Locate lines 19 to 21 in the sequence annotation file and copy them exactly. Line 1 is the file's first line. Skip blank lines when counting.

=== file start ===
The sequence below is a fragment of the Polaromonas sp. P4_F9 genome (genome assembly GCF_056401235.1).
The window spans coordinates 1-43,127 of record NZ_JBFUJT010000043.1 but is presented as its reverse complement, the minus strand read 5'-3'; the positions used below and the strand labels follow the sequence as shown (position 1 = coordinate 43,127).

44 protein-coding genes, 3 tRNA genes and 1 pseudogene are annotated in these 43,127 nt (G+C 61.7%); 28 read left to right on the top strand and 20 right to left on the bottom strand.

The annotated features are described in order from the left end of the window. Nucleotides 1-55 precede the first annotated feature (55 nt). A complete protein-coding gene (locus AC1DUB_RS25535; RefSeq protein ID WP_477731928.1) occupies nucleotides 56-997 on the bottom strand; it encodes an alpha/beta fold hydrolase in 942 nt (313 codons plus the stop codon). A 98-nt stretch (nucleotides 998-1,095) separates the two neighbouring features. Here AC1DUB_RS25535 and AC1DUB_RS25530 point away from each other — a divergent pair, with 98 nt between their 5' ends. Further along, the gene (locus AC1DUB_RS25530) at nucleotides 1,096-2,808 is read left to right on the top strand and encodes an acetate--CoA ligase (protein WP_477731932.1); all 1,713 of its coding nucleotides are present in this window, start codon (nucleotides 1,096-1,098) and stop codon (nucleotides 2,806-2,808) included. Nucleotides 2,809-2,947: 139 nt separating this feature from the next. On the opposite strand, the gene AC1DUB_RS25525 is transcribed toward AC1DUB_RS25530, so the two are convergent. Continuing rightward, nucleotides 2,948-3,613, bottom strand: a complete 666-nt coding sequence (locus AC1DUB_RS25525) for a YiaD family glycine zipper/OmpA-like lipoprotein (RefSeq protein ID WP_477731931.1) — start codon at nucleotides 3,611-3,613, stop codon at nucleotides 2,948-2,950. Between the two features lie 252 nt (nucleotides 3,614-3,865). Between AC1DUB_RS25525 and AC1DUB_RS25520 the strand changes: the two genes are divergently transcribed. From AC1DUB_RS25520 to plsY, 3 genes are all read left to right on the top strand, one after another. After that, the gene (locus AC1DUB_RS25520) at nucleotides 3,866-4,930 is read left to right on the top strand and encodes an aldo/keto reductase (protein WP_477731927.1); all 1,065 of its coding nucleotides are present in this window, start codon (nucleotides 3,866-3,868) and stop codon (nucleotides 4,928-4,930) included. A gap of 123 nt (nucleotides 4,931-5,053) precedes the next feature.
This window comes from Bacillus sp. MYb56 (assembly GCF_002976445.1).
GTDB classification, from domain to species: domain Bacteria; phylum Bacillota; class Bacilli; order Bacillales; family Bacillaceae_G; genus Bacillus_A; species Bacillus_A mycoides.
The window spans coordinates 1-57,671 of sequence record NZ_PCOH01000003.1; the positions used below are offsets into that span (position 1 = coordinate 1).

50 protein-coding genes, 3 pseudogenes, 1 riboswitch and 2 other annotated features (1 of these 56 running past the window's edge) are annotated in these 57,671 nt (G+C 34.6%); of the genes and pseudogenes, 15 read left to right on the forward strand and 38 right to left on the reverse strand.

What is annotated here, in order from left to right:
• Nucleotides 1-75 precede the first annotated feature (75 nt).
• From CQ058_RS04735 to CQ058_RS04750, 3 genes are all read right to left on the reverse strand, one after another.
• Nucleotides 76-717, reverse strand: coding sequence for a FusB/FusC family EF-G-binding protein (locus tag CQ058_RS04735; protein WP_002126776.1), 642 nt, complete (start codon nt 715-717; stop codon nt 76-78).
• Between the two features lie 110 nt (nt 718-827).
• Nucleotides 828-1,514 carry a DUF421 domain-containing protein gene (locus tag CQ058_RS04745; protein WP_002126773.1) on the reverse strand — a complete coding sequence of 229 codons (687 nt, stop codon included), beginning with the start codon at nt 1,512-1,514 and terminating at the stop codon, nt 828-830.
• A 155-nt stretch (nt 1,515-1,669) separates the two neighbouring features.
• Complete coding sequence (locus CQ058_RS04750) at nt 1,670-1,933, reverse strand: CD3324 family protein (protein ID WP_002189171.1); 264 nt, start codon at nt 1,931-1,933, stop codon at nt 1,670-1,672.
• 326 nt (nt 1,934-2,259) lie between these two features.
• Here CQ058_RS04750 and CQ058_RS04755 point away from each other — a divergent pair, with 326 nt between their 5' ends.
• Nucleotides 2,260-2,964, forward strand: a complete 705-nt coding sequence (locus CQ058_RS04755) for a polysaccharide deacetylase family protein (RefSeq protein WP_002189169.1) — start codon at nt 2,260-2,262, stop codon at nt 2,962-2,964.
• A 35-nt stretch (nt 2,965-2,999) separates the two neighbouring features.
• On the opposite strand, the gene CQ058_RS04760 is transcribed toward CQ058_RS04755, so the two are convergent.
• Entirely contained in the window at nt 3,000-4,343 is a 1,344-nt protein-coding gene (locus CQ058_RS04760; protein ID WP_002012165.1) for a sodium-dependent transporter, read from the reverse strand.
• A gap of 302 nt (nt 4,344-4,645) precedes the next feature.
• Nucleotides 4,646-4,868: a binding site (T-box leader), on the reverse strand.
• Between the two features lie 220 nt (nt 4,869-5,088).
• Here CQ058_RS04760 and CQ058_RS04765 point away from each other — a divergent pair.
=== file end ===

• Nucleotides 2,260-2,964, forward strand: a complete 705-nt coding sequence (locus CQ058_RS04755) for a polysaccharide deacetylase family protein (RefSeq protein WP_002189169.1) — start codon at nt 2,260-2,262, stop codon at nt 2,962-2,964.
• A 35-nt stretch (nt 2,965-2,999) separates the two neighbouring features.
• On the opposite strand, the gene CQ058_RS04760 is transcribed toward CQ058_RS04755, so the two are convergent.